• ·         First Barbary War – 1801 – 1805
  • ·         Spanish – Mexican War – 1806
  • ·         Gulf of Mexico – outside New Orleans – 1806-1810
  • ·         War of 1812 – 1812 – 1815
  • ·         Military actions defending American interests – 1810 – West Florida; 1812 – Amelia Island; 1813-14 – Marquesas Islands; 1814-1825 – Caribbean engagements; 1815 – Algiers; 1815 – Tripoli; 1816-1819 – Spanish Florida; 1818 – Oregon; 1820-23 – Africa; 1822/23 – Cuba; 1824 – Puerto Rico; 1827 – Greece; 1831/32 – Falkland Islands; 1832 – Indonesia; 1835/36 – Peru; 1838 – Canada; 1840 – Fiji Islands; 1841 – Samoa; 1842 – Mexico; 1843 – China; 1846/48 – Mexican-American War – ended with the Treaty of Guadalupe Hidalgo; 1849 – Smyrna, Turkey; 1851 – Ottoman Empire; 1851/53 – Argentina; 1853 – Nicaragua; 1853/54 – Japan; 1854 – China; and the list goes on and on. How many families were affected by these wars – how many Americans died – any of your ancestors?

And in the list I have not been near WW I, WW II, Korea, Vietnam, Iraq, Afghanistan, and other major actions.

            Holidays and Special Times – Atonement and Forgiveness

            In some families, especially with hard economic times, and in others simply from tradition, family members drew names to select a single person for whom they would buy a Christmas gift. In this way, money was saved because each person did not buy a gift for every other person. In other families, everyone buys gifts for everyone and sometimes in copious quantities and high qualities. Does our family have a holiday tradition for gift giving? Perhaps it began two generations ago when ancestors lived through the hard times of the Great Depression. Or for Chanukah, did your family choose to become more traditional? Moderation in all things is a wonderful value and teaching the exercise of moderation to children is an amazing gift for them.

            Celebrating, by honoring with a special family gathering, the memories of ancestors, teaches children the values of family, honor, togetherness, mutual support, the meaningfulness of life, and the very special value of sharing the history of the family with each other through stories, pictures, and mementos of the past. Perhaps a family was divided or scattered by necessity during a time of crisis and, at this family gathering, the stories of how they found one another after years of separation are shared. This happened many times in history. For example, the potato famine in Ireland, during the westward migration in the U.S. in the 1800s and early 1900s, the Holocaust, times of war, the era of the Dust Bowl, the Great Depression, hurricane Katrina in the southern U.S., or hurricane Andrews in Florida. When a family member, especially daughters, changed their last name to that of their husband (a tradition that has waned), and then were widowed by war or accident and remarried. Life passes us by rapidly and we lose track of addresses because of location moves. In a large family with ten or more children, the combination of these things can separate family members for years unintentionally.

            Teaching family members forgiveness as children, the importance of maintaining regular communication with each other, regardless of hard feelings or arguments, teaches togetherness and atonement. Children are less likely to betray one another, as children and as adults. if they have learned and accepted these core values. Sometimes sagacity comes with age. Stubborn refusal for forgiveness does only harm to family and, within family, our relationships. A hardened heart becomes a diseased heart. Some betrayals are imagined when a simple inquiry would have shown there to have been no betrayal. Betrayals can be forgiven, perhaps with time, but the sooner forgiveness is extended, the emotionally and physically healthier family becomes. Learning forgiveness late in life sometimes comes at great emotional and familial cost.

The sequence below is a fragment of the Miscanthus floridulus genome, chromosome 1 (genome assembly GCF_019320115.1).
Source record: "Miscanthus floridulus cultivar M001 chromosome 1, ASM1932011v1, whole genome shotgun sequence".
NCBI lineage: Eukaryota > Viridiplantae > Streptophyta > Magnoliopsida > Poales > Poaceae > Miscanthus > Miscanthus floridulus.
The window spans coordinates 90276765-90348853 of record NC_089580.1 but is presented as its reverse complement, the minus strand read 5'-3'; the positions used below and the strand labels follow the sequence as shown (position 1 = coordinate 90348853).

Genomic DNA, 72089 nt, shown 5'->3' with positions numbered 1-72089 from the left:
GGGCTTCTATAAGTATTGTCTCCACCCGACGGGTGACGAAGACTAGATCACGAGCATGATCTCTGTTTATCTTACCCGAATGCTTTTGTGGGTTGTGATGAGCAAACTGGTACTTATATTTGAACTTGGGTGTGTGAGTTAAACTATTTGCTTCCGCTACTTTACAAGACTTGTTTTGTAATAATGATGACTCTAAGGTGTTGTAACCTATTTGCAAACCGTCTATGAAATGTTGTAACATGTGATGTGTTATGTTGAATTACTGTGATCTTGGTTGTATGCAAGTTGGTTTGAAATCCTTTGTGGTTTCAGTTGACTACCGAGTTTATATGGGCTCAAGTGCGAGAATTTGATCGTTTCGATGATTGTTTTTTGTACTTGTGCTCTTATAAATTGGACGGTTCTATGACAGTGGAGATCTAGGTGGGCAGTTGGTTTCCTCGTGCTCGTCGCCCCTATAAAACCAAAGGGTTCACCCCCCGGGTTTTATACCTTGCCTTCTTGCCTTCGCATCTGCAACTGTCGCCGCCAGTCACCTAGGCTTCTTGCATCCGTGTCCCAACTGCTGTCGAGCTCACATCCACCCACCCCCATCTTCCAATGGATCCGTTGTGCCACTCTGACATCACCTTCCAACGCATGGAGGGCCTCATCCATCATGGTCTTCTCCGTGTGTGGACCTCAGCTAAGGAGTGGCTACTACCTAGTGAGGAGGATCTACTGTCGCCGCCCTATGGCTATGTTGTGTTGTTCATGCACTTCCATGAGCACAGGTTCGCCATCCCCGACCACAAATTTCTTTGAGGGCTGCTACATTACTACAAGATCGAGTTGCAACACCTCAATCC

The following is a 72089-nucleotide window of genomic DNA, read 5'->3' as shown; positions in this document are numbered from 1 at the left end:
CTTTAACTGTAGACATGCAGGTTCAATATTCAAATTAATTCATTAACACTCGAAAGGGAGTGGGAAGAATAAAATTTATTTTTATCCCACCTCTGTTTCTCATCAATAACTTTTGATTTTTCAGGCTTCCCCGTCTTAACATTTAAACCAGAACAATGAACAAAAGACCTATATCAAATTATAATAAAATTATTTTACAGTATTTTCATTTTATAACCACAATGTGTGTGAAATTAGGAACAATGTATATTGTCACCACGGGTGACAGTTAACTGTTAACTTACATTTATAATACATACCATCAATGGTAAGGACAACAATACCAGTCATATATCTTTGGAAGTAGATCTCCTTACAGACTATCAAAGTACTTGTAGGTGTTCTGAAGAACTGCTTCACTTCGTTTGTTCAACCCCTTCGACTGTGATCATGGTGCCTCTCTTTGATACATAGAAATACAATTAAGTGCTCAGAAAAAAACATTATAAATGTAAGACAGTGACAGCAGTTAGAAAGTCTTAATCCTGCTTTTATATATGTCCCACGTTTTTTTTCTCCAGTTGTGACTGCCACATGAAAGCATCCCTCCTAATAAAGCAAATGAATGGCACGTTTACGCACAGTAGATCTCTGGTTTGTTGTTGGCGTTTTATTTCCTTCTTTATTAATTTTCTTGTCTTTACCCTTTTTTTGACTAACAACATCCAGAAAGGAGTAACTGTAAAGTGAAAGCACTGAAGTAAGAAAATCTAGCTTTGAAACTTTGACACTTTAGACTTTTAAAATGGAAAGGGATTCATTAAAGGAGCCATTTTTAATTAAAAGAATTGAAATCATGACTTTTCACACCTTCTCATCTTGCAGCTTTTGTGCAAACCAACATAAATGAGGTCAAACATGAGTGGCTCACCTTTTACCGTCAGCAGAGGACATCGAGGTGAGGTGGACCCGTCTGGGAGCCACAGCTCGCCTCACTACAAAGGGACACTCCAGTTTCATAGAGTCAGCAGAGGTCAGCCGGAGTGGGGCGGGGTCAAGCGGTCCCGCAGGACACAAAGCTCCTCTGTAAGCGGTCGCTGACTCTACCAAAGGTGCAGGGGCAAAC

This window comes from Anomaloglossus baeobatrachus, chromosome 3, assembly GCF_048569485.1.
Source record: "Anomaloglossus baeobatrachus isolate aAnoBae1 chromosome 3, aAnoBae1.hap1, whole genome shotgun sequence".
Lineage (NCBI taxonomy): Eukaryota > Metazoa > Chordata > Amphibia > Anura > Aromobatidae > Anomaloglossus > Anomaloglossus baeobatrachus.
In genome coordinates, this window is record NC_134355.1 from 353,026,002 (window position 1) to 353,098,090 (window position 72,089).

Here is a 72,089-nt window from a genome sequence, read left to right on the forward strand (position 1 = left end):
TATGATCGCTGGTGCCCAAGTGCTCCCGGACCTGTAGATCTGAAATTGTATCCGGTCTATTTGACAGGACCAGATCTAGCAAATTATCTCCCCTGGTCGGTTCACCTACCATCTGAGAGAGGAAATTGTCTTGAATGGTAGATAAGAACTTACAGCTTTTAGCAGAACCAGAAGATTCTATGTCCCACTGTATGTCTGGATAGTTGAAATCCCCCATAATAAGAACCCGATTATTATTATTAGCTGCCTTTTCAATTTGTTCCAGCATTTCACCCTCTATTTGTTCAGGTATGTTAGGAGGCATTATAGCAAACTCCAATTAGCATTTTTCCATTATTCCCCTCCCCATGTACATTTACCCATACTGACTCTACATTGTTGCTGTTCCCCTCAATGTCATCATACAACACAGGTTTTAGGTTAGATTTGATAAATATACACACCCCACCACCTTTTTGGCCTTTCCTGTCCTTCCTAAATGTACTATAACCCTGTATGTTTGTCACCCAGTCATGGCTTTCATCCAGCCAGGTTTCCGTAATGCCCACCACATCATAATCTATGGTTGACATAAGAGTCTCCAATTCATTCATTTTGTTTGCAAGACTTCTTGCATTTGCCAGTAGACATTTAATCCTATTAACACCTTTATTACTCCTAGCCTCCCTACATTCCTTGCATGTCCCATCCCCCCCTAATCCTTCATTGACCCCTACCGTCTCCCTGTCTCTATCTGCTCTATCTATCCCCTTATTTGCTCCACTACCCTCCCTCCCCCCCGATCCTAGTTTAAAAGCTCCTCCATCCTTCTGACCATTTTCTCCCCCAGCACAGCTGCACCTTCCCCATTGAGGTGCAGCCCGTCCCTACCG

A decade after a betrayal by my first wife came an apology and a request for forgiveness for a hard double betrayal. I had forgiven long before but, it gladdened my heart to communicate it. Forgive others for their errors of judgment and hurtfulness whenever possible. Holding on to anger and the negative emotions of not forgiving becomes a lesson to children that grudges are normal and forgiveness if unnecessary. It is not merely a cliché that blood is thicker than water. With relationships of blood, forgiveness should be more willingly granted, even if the person who betrayed you, or you think betrayed you, is uncommunicative. Teaching to do acts of atonement, to ask for forgiveness, is a good thing to teach our children. They need to know, however, that sometimes hearts are so hardened that requests for forgiveness and prayers that another forgive, sometimes are unanswered. Children should be taught to understand that holding on to anger and being unforgiving is unhealthy emotionally and physically. These lessons need not be religious. They need not even be spiritual. But they should be taught.

            Telling Stories

            Truthfulness in telling stories is a value not to be underestimated. Connecting with children, grandchildren and great grandchildren by telling them the stories important to your life is an amazing gift. I have watched the elders in many families of friends and my own pass, dying without sharing their life full of stories, and it is sad to see. Although some stories may have been told to some children, those are soon forgotten, partially remembered, or remembered inaccurately. Imagine how much more can be taught if the stories of these lives is preserved? Having these stories is an inheritance of the highest value. Turning the pages of an accompanying photo album, reading the stories that speak volumes behind the pictures, often posed, can be used as a method to teach value lessons. Stories emotionally connecting a fourth or fifth generation grandparent to a child through lessons taught is an incredible gift. Imagine how much more it means to the future children of the family? In your family histories, ask your future generations to continue the tradition.

[1] See, e.g., The Force of Spirit (2000) and A Private History of Awe (2005)